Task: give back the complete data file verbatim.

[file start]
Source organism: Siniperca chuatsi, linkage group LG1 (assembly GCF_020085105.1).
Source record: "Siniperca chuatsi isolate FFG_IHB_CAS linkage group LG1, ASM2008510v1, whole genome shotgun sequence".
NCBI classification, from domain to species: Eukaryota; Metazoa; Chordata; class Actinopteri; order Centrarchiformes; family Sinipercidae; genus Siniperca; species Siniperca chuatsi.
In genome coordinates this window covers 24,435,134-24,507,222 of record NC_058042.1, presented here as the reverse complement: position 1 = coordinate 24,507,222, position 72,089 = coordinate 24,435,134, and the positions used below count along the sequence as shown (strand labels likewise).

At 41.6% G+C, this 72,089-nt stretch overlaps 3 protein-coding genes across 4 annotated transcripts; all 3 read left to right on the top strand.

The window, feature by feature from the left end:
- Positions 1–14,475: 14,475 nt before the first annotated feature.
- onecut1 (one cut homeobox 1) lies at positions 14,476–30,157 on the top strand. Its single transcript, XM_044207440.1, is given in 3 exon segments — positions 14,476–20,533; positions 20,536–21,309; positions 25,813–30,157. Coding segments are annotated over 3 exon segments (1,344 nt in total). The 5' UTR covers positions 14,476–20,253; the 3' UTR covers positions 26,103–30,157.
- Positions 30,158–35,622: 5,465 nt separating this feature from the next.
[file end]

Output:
Source organism: Siniperca chuatsi, linkage group LG1 (assembly GCF_020085105.1).
Source record: "Siniperca chuatsi isolate FFG_IHB_CAS linkage group LG1, ASM2008510v1, whole genome shotgun sequence".
NCBI classification, from domain to species: Eukaryota; Metazoa; Chordata; class Actinopteri; order Centrarchiformes; family Sinipercidae; genus Siniperca; species Siniperca chuatsi.
In genome coordinates this window covers 24,435,134-24,507,222 of record NC_058042.1, presented here as the reverse complement: position 1 = coordinate 24,507,222, position 72,089 = coordinate 24,435,134, and the positions used below count along the sequence as shown (strand labels likewise).

At 41.6% G+C, this 72,089-nt stretch overlaps 3 protein-coding genes across 4 annotated transcripts; all 3 read left to right on the top strand.

The window, feature by feature from the left end:
- Positions 1–14,475: 14,475 nt before the first annotated feature.
- onecut1 (one cut homeobox 1) lies at positions 14,476–30,157 on the top strand. Its single transcript, XM_044207440.1, is given in 3 exon segments — positions 14,476–20,533; positions 20,536–21,309; positions 25,813–30,157. Coding segments are annotated over 3 exon segments (1,344 nt in total). The 5' UTR covers positions 14,476–20,253; the 3' UTR covers positions 26,103–30,157.
- Positions 30,158–35,622: 5,465 nt separating this feature from the next.